While Welch gleefully ticked off the legislation approved during the session, the Illinois Chamber of Commerce, which represents Illinois businesses, said the state is going to pay for its choices to get rid of corporate tax breaks and other actions with a loss of job opportunities.
“These tax increases, when combined with extraordinarily punitive changes to our civil liability system, increased regulation, and a potential labor drafted rewrite to the Illinois Constitution, makes the 102nd General Assembly the worst for job creation in a generation,” the chamber said in a statement.
Federal COVID-19 relief money and healthier-than-anticipated income and sales tax revenues helped to shore up Illinois’ budget, to the point that its crafters hope credit ratings agencies will move Illinois beyond its single notch above junk status.
That covers the state’s required payment into government pension systems, paying off nearly $3 billion in outstanding non-pension debt, a $350 million annual boost to schools, and more than $100 million to support affordable housing, according to a grant program in just-passed House Bill 2621.
Chair of the Senate Appropriations Committee Sen. Elgie Sims, D-Chicago, said the budget is balanced while also taking care of people.
“It puts us on the path for fiscal responsibility into a brighter day for Illinois,” Sims said. “This budget absolutely funds our priorities because we are fighting for individuals who cannot fight for themselves.”
Sponsoring Rep. Greg Harris, D-Chicago, said the measure spends a $2.5 billion tranche of the roughly $8 billion that Illinois will receive in a lump sum via the American Rescue Plan Act, or ARPA; $1 billion next year will go toward infrastructure projects, and $1.5 billion toward community coronavirus-related needs, including support for the bruised hospitality industry.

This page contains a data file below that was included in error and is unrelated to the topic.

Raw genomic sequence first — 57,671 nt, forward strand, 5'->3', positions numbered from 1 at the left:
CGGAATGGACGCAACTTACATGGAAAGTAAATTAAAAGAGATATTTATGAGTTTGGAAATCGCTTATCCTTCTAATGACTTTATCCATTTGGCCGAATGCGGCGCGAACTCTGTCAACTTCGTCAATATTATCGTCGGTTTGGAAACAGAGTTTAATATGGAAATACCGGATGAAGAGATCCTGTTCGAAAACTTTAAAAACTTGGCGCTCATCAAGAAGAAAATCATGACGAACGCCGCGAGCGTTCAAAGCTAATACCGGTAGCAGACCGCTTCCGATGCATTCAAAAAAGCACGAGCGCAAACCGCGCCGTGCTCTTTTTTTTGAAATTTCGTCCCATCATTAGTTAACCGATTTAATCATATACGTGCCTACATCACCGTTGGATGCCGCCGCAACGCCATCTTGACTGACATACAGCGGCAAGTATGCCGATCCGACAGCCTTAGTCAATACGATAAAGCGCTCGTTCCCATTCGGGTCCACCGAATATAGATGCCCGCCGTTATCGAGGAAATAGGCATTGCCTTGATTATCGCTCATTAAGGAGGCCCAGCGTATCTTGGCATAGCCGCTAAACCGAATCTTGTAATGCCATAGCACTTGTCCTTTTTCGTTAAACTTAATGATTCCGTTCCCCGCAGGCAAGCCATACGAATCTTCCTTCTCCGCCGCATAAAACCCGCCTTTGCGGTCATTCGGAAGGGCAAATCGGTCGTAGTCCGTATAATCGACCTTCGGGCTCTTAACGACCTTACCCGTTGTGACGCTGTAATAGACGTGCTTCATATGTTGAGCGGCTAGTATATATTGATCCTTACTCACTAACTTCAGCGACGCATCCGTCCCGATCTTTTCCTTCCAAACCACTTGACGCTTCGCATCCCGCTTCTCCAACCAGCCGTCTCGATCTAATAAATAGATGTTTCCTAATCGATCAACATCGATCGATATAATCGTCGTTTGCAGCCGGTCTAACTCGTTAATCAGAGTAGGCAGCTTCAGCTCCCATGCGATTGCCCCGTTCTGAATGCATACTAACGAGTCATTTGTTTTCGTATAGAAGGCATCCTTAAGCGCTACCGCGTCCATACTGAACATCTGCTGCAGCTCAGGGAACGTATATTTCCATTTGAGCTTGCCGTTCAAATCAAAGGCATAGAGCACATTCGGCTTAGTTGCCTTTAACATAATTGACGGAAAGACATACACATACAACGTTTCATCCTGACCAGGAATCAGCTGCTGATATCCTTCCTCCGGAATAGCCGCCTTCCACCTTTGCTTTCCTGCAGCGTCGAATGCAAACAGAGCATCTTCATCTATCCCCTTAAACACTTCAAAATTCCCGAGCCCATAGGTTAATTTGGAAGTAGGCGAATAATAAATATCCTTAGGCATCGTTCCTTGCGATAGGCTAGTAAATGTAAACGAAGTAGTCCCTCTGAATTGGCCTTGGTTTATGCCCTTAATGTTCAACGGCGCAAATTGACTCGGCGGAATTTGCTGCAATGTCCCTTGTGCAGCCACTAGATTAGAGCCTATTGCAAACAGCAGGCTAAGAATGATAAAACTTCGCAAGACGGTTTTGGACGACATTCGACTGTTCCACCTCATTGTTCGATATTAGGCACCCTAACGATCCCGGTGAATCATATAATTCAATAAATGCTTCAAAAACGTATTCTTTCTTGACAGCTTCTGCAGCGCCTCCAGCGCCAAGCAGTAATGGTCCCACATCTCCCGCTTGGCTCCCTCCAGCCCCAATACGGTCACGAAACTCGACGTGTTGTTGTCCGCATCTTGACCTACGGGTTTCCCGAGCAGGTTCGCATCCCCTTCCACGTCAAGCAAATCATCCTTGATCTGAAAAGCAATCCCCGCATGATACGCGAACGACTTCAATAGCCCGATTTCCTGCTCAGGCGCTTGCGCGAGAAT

The federal coronavirus relief is supposed to stretch over four years, and the feds haven’t yet released final guidance on how the money can be spent.
Harris said Democratic lawmakers will be strategic, and will spend the summer discussing how to spend the remaining $5.5 billion of ARPA funding.
“We’re beginning to turn the corner, we’re beginning to stabilize,” Harris said. “We’re trying to address very carefully and strategically needs we see out there.”
Even legislators had little time to fully examine the spending plan.
The initial version of a 704-page spending measure was first filed at 1:30 a.m. Monday; that proposal was ultimately modified late at night, mere minutes before it was called for a House vote.
The measure passed on party lines, with Democrats’ support and Republicans in opposition.
“This budget is an unparalleled spending spree of epic proportions. When is enough enough?” Said Sen. Chapin Rose, R-Mahomet. “You said this reflects your priorities. It doesn’t reflect ours.”
Rose said the budget does nothing to close a growing deficit at the fund that covers unemployment, even as Democratic constitutional officers see their budgets grow and legislators will get a bump in pay.
Local governments’ share of state income tax revenue remains, despite a bid by Pritzker to lower it.
Lawmakers also rejected Pritzker’s idea of reducing the tax credit the state gives to donors to Invest in Kids, a state private school scholarship program.
But the General Assembly went along with Pritzker’s proposal to eliminate a handful of what the governor describes as corporate tax loopholes, despite having celebrated some of the tax plans when he signed them into law earlier in his term, worth roughly $660 million.